This is the first album in 17 years from the influential post hardcore group. This album was highly anticipated but received a lukewarm reception on its release. It sounds good to these ears though!

CHECK OUT: Call Broken Arrow

4. Pissed Jeans – Why Love Now

This is the fifth album from the Pennsylvanian hardcore punk/noise rock outfit. This is something of a concept album exploring themes of masculinity and femininity in a tongue-in-cheek manner.

CHECK OUT: The Bar Is Low

3. Ginger Wildheart – Ghost In The Tanglewood

This man is a regular fixture in my end of year list and there is a reason. This is being billed as his first country/folk album. This contains some of his most personal lyrics to date.

CHECK OUT: Golden Tears

2. Jamie Lenman – Devolver

This is the second solo album from the former Reuben frontman. This contains many musical elements while still managing to sound like a cohesive body of work. The man is a wizard!

CHECK OUT: Hell In A Fast Car

1. The Bronx – V

This is the fifth album from the Los Angeles punk band. This band is known for their consistency and this is a very welcome addition to their catalogue!

CHECK OUT: Two Birds

Lizard Hips

Lizard Hips

Junior Vice President of Keep It Fast. In other news: I work in social media, talk about dinosaurs, run a book club and have amazing facial hair. I am also a male man who is still not dead.

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Keep It Fast’s Top 10 Tracks of 2017

Untitled DesignWe’ve already talked about my top 10 albums of the year, so let’s focus on the top 10 songs of the year.  All guaranteed to be absolute bangers, if not, I’ll send Tiger Crew round your house to have a word. (YEEEEEAAAHHHHH) Enjoy.

Japandroids – Arc Of Bar (Anti-)

This 7 and half minute opus that bridges to two sides of Near To The Wild Heart Of Life, is so simple, yet it utterly ROARS with anthemic mic-swinging passion. It’s at a slower pace to the useful Japandroids scuzz-frenzy, employing a hypnotic, synth-sounding guitar loop from guitarist Brian King, with drummer David Prowse hammering out this spirited and layered marching beat. The song is apparently an allusion to the crescent arch of the city of New Orleans (also due to the city’s relaxed culture to partying and drinking and the number of bars). Clever eh? Also, the line “But I got no plans at all/Except to drink as soon as possible” is so in culture with Japandroids work and a huge nod to the fantastic Nights Of Wine And Roses from Celebration Rock. Stunning.

Carly Rae Jepsen – Cut To The Feeling (604/School Boy/Interscope)

You’re not prepared for how RIDICULOUSLY catchy this is. Oh sure, it is cheesy as hell; it’s a huge block of cheddar smashing down. It’s just the song to replace Call Me Maybe from that continuous loop inside your head. The 80’s synthwave vibes, the weird flourishing key chimes that sound like a message alert tone, the pounding disco-beat and let’s not forget the bouncing power-pop energy that is righteously infectious and glorious. Cut To The Feeling is so damn euphoric and positive; it bristles with unrelenting joy, passion and huge theatrical ham – an absolute banger. Take a bow, Jepsen.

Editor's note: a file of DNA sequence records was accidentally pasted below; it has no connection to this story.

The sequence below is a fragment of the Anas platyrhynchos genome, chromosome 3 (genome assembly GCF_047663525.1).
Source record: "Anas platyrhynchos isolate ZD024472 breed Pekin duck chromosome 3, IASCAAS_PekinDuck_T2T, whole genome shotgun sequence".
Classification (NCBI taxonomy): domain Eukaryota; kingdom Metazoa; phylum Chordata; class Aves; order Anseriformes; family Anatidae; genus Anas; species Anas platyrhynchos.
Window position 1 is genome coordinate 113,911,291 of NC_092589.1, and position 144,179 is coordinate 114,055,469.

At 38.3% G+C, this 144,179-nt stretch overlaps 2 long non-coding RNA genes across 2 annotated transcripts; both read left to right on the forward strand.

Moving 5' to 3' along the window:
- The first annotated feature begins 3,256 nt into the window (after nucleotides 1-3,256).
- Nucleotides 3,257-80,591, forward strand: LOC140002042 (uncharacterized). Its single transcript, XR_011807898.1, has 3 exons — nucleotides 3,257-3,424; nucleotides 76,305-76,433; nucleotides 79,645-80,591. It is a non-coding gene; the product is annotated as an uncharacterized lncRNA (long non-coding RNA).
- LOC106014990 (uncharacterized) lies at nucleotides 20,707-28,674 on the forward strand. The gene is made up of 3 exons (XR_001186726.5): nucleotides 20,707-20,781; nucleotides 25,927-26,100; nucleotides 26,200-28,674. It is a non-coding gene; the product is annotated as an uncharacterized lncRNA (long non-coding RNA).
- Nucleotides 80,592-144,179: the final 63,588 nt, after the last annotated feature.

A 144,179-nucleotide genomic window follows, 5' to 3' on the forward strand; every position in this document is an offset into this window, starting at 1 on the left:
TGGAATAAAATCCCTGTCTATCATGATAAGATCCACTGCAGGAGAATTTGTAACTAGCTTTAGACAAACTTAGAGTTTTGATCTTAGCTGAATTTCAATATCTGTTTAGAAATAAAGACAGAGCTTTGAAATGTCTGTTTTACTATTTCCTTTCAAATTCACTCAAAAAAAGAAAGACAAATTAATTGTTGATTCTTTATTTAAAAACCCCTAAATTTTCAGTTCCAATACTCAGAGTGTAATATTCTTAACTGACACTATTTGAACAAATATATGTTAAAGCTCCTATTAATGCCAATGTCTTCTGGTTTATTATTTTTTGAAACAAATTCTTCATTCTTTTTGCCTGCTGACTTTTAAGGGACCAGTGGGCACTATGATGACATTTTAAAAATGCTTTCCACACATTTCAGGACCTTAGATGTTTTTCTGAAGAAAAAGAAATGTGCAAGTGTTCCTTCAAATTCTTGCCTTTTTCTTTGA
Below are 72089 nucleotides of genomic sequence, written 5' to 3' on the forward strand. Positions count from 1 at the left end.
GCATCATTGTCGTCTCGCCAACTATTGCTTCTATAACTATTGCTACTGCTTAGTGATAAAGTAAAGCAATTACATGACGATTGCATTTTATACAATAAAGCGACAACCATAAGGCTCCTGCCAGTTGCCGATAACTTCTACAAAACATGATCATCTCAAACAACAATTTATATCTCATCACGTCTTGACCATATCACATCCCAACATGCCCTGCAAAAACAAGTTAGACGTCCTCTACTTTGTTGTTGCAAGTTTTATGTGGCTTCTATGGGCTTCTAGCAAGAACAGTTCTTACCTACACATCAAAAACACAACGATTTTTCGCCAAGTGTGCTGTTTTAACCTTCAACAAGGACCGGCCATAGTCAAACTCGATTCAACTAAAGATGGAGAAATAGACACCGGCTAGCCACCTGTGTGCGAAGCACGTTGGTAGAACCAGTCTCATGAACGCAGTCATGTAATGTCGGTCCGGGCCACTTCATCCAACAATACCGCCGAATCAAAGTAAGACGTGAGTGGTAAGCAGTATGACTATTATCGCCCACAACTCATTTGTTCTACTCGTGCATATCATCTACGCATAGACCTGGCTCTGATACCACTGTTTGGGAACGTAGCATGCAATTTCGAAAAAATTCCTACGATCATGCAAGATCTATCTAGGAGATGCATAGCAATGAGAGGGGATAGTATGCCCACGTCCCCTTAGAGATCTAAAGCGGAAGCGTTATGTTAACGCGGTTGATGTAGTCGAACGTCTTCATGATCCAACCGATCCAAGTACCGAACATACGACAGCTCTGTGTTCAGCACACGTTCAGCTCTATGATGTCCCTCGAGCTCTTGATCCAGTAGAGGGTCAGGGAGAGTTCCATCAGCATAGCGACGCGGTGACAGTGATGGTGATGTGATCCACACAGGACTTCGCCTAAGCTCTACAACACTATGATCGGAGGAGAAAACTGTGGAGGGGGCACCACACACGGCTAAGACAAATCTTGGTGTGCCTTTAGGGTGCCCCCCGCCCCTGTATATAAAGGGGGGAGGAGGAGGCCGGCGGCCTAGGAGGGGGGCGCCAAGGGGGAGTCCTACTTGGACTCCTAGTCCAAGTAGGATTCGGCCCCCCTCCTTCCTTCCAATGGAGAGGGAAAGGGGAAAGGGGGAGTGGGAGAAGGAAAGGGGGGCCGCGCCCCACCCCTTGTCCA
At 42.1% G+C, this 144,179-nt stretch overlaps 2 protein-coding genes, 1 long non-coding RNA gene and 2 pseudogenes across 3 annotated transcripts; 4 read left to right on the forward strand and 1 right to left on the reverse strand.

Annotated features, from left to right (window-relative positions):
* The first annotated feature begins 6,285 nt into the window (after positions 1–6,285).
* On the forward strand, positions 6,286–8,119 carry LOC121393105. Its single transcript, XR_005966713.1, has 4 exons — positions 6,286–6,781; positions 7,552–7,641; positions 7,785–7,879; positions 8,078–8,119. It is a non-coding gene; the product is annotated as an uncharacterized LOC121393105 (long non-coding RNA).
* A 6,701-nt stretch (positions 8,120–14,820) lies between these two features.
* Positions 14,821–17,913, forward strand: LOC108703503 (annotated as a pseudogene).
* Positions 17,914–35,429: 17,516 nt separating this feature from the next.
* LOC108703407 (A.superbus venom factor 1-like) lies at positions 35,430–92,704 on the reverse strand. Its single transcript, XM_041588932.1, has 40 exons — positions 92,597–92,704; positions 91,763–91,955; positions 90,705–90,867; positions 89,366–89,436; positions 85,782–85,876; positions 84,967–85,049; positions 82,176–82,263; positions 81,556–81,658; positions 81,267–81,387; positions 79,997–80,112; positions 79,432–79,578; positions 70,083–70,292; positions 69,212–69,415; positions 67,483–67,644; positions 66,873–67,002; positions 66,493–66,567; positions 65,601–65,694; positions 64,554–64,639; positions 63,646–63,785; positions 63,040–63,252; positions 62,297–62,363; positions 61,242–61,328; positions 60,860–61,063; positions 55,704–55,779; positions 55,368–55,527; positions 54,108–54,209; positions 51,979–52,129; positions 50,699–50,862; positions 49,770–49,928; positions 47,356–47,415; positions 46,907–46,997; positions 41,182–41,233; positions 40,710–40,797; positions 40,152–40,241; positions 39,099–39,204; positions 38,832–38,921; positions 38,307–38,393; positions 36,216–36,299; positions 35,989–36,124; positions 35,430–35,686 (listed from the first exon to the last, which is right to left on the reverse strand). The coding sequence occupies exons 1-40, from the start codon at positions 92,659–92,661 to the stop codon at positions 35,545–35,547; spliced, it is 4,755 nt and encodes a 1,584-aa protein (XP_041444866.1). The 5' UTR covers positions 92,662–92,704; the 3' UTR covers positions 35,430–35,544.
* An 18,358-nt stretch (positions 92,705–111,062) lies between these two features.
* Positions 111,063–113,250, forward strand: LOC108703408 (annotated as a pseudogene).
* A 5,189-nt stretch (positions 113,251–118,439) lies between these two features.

Down I Go – Heracles (self-released)

The best band in the world (no hyperbole) return with a cheeky little EP and make everything else pointless. Heracles is the final song from Mortals and it’s suitably deranged/epic/noisy/creatively jaw-dropping. I’ve no idea if all 12 labours of this god-man are shouted in all their glory (vocalist Pete Fraser falls somewhere between bellowing wounded dinosaur and Mike Patton gargling tizer in your bathroom) but the maddened, schizophrenic ramblings dip into the mathcore waters, whilst the riffs are monstrous, lurching Botch-esque bone-crunching slabs of terror. The closing croons of “bring it back, bring it back…” coupled with some maddened, muted-sax playing all add to this whirlwind of delightful chaos.

USA Nails – Does Format Matter? (Bigout Records)

“VINYL CASSETTE! EJECT YOUR VINYL CASSETTE! REWIND YOUR VINYL CASSETTE! BUT TAKE CAAAAAAAAAAARRRRRRREEEEEEEEE!!!!” spits Steve Hodson, professional deadpan snarker and mouthpiece of USA Nails, the most dangerous manicurists in London. Does format fucking matter though? The abrupt heaviness of this nearly punctures the airwaves it’s so sharp and cutting. Guitars are tuned somewhere in the Event Horizon dimension, whilst the drumming is sickeningly caustic and loud, so ungodly loud. I think the genre is just misanthropy. Or hate. Actually, it’s both of them – yeah we’ll go with that.